Interestingly, however, you don’t always feel tired when you have a sleep deficit. Our bodies have amazing ways of adapting even when it comes to chronic sleep restriction. You may not be yawning in a board meeting or feeling drowsy at all, yet you’ve already had significant declines in mental and physical performance without even being aware of it.
As this hidden exhaustion starts to build up, eventually your body will start to show signs of distress. This can range from snapping in irritation at a colleague to dangerously high blood pressure levels or cardiovascular disease.
How to avert sleep debt
1. Know your sleep requirements
Everyone is different and will require a different amount of sleep each night. You can learn what is best for you by keeping a sleep diary and noting what time you went to bed, how many hours you slept and how you felt the next day. You can also use a mobile app or fitness device to measure your sleep patterns.
2. Identify restorative sleep
Ideally, you will fall asleep easily and wake without the assistance of an alarm clock.
Take note of the average sleeping time that results in you feeling refreshed upon waking. If you need to adjust your sleep schedule, try and do it slowly in 30-minute increments.
3. Recover from lost sleep
Sometimes losing sleep is unavoidable. To recover from sleep debt you can: take short naps (not more than half an hour) in the afternoons; sleep in for an hour over the weekends; try to go to bed a little earlier for a few days when your body needs extra sleep.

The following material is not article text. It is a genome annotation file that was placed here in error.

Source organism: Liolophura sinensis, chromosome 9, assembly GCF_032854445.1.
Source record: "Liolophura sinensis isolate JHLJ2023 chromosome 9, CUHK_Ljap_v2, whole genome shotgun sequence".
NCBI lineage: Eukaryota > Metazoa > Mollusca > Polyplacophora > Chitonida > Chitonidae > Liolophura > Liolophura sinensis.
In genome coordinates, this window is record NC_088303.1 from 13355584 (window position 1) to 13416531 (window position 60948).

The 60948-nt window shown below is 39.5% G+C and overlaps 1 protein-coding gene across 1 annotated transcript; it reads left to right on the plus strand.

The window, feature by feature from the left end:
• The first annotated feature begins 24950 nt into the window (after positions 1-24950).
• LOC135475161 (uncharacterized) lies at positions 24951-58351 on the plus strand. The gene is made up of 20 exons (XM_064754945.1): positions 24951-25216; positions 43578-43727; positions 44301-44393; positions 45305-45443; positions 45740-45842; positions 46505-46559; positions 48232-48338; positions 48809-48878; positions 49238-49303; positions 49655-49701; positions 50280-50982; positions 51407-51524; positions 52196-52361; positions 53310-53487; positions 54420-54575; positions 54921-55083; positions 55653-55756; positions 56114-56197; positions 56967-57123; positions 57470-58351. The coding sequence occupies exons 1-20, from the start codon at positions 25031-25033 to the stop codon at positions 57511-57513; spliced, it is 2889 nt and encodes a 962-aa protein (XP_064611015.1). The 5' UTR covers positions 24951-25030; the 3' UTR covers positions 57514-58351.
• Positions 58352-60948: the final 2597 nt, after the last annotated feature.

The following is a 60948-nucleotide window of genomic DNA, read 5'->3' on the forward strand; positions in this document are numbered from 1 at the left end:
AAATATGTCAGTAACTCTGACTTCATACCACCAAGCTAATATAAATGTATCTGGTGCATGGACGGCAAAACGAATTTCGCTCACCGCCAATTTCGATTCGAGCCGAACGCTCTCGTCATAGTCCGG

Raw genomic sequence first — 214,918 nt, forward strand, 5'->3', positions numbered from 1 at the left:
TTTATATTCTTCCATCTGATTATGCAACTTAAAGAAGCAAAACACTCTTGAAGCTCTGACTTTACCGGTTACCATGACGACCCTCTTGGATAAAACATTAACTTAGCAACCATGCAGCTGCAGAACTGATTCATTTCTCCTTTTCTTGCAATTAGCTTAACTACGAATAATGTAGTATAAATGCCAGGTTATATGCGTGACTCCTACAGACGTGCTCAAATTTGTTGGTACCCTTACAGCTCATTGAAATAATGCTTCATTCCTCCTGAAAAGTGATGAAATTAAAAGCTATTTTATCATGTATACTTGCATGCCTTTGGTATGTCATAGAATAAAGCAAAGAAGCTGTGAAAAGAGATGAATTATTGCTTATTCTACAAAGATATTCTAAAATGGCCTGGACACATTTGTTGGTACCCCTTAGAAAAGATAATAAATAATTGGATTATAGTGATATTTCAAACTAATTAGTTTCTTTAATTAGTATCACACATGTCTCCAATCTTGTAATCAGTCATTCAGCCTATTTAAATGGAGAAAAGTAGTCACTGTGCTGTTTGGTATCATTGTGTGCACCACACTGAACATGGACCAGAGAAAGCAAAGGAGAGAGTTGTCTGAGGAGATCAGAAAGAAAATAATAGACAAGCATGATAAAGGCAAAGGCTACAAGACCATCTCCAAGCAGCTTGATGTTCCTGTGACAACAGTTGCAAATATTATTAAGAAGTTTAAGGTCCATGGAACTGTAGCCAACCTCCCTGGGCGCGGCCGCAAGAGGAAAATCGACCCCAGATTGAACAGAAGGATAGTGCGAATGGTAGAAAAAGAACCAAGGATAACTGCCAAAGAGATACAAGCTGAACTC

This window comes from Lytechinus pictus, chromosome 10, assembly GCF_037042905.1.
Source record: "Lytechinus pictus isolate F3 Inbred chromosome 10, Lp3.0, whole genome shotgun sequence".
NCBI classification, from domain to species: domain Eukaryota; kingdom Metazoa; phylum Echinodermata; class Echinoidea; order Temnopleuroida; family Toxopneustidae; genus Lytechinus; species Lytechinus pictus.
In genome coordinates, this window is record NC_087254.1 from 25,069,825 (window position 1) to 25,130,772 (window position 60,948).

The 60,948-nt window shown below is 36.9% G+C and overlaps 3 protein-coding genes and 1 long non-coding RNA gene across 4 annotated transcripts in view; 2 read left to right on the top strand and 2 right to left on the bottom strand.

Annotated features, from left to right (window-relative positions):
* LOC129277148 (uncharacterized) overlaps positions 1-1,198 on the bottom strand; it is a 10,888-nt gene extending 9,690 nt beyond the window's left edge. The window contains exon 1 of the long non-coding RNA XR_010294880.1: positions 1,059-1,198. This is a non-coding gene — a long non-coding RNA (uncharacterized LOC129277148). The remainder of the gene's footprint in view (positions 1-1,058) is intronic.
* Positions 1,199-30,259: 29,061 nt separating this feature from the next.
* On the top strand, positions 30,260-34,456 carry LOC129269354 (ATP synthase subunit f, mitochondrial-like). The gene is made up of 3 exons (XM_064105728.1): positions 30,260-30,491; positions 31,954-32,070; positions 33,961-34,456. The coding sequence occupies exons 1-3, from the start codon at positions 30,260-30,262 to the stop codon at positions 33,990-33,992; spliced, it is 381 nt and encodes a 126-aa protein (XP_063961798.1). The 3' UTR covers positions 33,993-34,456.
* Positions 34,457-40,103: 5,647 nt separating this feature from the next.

Remember, sleep debt—and repaying it—is cumulative. You can catch up rather easily if you make an effort.
Sleep hygiene: How to sleep well
If you struggle to fall asleep, wake up often during the night or are sleepy during the day, then you may well be suffering from poor sleep hygiene. One of the best ways to overcome this is to have a consistent routine. Having a fixed bed- and waking time is essential. It creates a rhythm that your body gets used to.
It’s also important to develop a routine before bedtime and make your bedroom conducive to restful sleep (blackout curtains, no electronics, cool and quiet environment). You should also avoid caffeine for a few hours before sleep, exercise during the day, and only use your bed for sleeping (no Netflix, eating or laptop/mobile phone activity).
Give yourself around half an hour to wind down before going to sleep. This can include dimming the lights and calming activities like listening to soft music, light stretching, reading or meditation. Ensure that your mattress, pillow and bedding are comfortable, and consider soothing scents such as lavender in your room.
It’s not just about nighttime considerations. Your circadian rhythm also plays a role in how well you sleep. Getting enough sunlight, being physically active, reducing alcohol consumption and not eating dinner too late are all daytime activities that contribute to a good night’s rest.
While you sleep, your brain catalogues information and creates new neural pathways, and you get the time to repair damage to your heart and blood vessels. It’s a restorative activity that is essential for your physical and emotional health.
The effect of how much sleep you lose accumulates over time. Acute sleep debt is short-term, while chronic sleep debt builds up over years of insufficient sleep. It’s important to know your unique sleep requirements and make the necessary adjustments to ensure you’re sleeping well and catching up when your body needs to.
Disclaimer: The contents of this article are for general information and educational purposes only. It neither provides any medical advice nor intends to substitute professional medical opinion on the treatment, diagnosis, prevention or alleviation of any disease, disorder or disability. Always consult with your doctor or qualified healthcare professional about your health condition and/or concerns and before undertaking a new healthcare regimen including making any dietary or lifestyle changes.